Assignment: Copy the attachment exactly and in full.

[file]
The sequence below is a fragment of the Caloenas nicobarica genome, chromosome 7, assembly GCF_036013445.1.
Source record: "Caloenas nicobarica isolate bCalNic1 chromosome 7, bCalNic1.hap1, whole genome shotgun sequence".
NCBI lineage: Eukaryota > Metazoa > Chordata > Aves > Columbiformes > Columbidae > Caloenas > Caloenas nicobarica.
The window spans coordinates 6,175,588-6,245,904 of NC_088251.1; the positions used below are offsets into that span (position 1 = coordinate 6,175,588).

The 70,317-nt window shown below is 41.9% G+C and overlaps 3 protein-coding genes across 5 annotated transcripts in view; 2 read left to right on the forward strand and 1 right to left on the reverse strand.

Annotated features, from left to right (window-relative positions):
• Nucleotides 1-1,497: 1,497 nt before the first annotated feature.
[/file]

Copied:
The sequence below is a fragment of the Caloenas nicobarica genome, chromosome 7, assembly GCF_036013445.1.
Source record: "Caloenas nicobarica isolate bCalNic1 chromosome 7, bCalNic1.hap1, whole genome shotgun sequence".
NCBI lineage: Eukaryota > Metazoa > Chordata > Aves > Columbiformes > Columbidae > Caloenas > Caloenas nicobarica.
The window spans coordinates 6,175,588-6,245,904 of NC_088251.1; the positions used below are offsets into that span (position 1 = coordinate 6,175,588).

The 70,317-nt window shown below is 41.9% G+C and overlaps 3 protein-coding genes across 5 annotated transcripts in view; 2 read left to right on the forward strand and 1 right to left on the reverse strand.

Annotated features, from left to right (window-relative positions):
• Nucleotides 1-1,497: 1,497 nt before the first annotated feature.